William Gilpin (1724-1804) was educated at The Queen's College, Oxford, where he deemed the teaching to be 'no better than solemn trifling'. He proved an enlightened headmaster of Cheam School, where he encouraged the boys in vegetable and ornamental gardening and later became vicar of Boldre, Hampshire. He is best known, however, as a forerunner of Romanticism. His accounts of his summer journeys through various part of Britain, published at intervals from 1782, were enormously influential in stimulating popular interest in the natural beauty of the landscape and introducing the idea of the picturesque.
Shown here is the second of four notebooks, comprising a fair copy in an unidentified hand of 'Remarks on Forests; and other Woodland Scenery...illustrated by the scenes of New Forest in Hampshire', 1781, with many additions and corrections in Gilpin's own hand. There are 45 watercolours by Gilpin, including these illustrating how best to achieve a picturesque effect through the clumping of trees.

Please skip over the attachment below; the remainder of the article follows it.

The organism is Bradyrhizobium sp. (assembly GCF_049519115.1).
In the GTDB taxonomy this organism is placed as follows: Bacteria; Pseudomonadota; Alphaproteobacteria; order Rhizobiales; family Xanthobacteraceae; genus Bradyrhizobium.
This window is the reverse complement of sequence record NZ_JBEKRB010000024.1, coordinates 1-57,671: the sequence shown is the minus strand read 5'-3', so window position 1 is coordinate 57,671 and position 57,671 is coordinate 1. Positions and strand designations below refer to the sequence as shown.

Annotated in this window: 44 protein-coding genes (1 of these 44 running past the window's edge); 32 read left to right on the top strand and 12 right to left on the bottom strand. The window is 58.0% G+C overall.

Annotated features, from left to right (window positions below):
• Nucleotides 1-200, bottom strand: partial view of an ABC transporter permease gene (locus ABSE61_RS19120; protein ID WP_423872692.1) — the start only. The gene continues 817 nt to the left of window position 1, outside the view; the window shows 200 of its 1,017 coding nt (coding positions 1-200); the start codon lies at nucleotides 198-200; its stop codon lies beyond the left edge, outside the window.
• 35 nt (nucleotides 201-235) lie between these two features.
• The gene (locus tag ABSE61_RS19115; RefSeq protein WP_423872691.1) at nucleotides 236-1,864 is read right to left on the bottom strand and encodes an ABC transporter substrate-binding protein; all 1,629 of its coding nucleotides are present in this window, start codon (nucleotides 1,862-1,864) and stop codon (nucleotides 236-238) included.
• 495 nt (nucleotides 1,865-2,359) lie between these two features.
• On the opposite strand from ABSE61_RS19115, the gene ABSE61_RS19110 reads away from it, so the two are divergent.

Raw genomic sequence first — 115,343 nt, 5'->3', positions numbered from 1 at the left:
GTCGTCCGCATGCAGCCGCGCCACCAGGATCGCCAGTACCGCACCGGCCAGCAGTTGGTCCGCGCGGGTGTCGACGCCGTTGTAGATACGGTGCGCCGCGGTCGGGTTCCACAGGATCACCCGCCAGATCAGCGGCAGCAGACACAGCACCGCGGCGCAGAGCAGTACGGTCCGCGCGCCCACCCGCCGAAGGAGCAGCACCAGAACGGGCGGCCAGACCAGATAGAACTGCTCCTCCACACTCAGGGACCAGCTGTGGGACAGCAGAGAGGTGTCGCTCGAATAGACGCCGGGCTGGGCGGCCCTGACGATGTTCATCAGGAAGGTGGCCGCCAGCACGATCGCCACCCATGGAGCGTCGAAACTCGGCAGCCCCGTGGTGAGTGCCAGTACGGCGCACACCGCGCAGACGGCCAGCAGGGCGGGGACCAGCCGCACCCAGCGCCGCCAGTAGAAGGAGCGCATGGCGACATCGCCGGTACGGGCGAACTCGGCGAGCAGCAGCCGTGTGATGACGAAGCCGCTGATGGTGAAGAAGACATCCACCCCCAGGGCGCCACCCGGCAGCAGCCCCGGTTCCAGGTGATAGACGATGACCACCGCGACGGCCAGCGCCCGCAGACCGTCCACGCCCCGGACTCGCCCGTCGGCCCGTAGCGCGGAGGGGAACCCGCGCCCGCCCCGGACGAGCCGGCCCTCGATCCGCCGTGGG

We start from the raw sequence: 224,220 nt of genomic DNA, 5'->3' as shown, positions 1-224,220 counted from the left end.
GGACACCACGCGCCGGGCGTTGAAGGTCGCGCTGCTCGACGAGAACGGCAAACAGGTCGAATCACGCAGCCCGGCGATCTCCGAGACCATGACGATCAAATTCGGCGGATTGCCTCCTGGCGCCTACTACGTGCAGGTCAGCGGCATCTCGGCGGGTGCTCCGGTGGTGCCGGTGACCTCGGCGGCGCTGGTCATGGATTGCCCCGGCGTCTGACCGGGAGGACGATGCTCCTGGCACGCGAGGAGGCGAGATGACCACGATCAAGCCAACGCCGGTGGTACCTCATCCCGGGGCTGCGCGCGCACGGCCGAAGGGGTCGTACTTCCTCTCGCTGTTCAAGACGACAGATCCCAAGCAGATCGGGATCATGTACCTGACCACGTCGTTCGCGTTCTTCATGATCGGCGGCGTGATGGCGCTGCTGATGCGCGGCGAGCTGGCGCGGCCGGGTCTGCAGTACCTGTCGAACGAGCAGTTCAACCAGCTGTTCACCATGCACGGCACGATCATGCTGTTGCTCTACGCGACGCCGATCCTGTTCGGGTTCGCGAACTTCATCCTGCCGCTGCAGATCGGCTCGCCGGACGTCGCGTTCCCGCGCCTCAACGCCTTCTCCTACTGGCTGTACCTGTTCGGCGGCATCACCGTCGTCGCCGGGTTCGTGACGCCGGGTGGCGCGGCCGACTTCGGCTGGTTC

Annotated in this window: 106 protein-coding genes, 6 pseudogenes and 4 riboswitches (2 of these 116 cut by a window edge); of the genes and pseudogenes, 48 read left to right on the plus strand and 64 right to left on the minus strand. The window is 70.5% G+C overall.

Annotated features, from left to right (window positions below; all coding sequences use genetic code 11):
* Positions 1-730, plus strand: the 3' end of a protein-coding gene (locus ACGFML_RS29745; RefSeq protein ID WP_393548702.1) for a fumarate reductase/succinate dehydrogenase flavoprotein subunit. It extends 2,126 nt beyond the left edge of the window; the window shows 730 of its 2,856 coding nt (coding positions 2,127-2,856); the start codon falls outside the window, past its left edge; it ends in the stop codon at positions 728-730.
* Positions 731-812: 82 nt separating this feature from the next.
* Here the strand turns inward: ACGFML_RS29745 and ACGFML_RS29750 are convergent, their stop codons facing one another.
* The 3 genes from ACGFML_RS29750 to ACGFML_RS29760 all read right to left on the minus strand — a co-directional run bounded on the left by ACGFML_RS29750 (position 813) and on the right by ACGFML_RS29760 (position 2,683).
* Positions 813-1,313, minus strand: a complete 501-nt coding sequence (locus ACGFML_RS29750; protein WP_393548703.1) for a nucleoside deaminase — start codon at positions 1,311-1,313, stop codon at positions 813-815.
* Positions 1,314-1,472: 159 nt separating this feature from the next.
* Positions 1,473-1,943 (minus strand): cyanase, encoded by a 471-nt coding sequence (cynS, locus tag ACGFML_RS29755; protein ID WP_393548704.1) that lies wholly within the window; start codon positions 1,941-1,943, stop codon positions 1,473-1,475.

Purchased in 2001, with the support of the V&A Purchase Grant Fund and other generous benefactors